Middle Eastern royalty are not an uncommon sight in Central Asia, which is a favored destination for lovers of falconry.
So there was nothing too unusual on September 28, when Forbes.kz reported  that the Emir of Qatar, Tamim bin Hamad Al Thani, had flown into Kazakhstan on a private visit for a hunt with his beloved bustards.
The emir is a regular visitor to Kazakhstan and reportedly favors hunting in the deserts near Lake Balkhash, the site of a falconry facility. His latest visit was due to last two weeks, but for an unfortunate incident at Almaty airport.
As journalist Denis Krivosheev revealed  on his Facebook account, the emir’s favorite falcon, Ali, died in the customs warehouse from “overexposure.” A day later, yet another falcon perished.
Krivosheev wrote that 12 rare saker falcons had been brought into Almaty for further transportation to the southern city of Taraz. Officials with the prosecutor’s office, however, insisted the birds not be released pending inspection as there have been cases of old falcons being brought into Kazakhstan and switched for younger ones, which would then be exported, depriving the country of healthier specimens. Last year, the inspection routine was performed discreetly and lasted no more than six hours, Krivosheev reported.
“They fed them the first time on Monday [September 26], but the birds already began falling ill,” he wrote. “There were no obvious reasons for holding them, but still the falcons stayed in the same place.”
Each falcon can, by some estimates, cost anything between $100,000 and $150,000, so it may not be surprising that the emir is, according to Krivosheev, mulling writing a formal note of protest.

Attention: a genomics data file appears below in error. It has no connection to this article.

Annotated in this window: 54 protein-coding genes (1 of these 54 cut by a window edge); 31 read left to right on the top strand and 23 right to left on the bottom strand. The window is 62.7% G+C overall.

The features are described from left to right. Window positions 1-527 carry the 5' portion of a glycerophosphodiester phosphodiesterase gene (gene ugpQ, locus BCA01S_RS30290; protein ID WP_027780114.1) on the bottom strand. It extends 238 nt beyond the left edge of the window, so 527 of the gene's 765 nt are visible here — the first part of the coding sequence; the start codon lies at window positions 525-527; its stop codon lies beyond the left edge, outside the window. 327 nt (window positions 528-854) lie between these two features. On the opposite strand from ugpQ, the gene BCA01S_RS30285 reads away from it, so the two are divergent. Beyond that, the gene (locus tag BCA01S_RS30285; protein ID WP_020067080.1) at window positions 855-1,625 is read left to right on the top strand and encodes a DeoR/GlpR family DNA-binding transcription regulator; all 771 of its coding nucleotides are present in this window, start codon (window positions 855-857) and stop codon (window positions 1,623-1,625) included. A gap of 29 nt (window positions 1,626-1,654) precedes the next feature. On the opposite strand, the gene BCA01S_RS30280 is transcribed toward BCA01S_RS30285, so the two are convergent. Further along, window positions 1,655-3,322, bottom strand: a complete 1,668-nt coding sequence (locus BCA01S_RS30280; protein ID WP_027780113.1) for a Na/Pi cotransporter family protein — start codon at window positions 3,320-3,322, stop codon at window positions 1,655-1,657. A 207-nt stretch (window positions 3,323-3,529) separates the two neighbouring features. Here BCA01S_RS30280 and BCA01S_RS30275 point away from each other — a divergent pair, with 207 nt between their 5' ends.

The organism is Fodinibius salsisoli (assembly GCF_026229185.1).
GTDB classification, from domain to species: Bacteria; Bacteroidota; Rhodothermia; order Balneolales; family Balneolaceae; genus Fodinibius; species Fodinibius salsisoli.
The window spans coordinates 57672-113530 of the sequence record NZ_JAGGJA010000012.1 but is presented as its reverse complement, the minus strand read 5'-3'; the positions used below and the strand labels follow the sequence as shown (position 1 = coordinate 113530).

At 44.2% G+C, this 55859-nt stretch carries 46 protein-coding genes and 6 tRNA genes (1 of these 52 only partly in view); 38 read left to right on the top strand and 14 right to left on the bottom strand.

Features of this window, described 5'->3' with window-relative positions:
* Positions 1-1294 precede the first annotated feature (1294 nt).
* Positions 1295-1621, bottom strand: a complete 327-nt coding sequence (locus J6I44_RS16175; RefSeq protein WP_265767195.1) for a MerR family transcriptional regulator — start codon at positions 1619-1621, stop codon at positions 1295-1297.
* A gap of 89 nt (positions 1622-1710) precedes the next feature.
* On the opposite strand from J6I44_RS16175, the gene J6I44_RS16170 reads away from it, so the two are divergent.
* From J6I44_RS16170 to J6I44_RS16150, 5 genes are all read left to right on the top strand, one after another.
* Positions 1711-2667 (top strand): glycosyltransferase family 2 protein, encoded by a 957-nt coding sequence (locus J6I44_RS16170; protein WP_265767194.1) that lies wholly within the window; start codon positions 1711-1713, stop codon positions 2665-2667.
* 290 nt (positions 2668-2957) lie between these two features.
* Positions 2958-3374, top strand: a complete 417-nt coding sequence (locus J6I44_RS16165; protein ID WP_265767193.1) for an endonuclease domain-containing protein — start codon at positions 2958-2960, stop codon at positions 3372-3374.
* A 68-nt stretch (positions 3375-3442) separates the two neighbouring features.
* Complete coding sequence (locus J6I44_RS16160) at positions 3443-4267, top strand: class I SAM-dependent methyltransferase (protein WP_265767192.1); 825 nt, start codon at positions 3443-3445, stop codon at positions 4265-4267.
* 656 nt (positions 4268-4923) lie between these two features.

Tengri News has cited the office of the State Revenues Department in Almaty as saying  the birds were held because of failure to properly follow documentation procedures. Airport officials, meanwhile, are pinning  the blame on customs officials, who they said put the falcons in premises not designed to store live animals.
The Emir of Qatar left Kazakhstan on October 1, and there is no indication he plans to ever come back — an embarrassing impasse for a country whose tourist industry has profited handsomely from falconry.
According to Forbes magazine , Kazakhstan has for 16 years offered a unique service to avid falconers by allowing hunting in the wild. In 2000, the government drew up rules on falconry that regulated the activity. These rules granted special permits to foreign nationals that could demonstrate their contribution to the preservation and reproduction of endangered species through their sport. Hunters from the Middle East, who have invested into researching and revitalizing Kazakhstan’s native falcon population, were lively beneficiaries of the laws.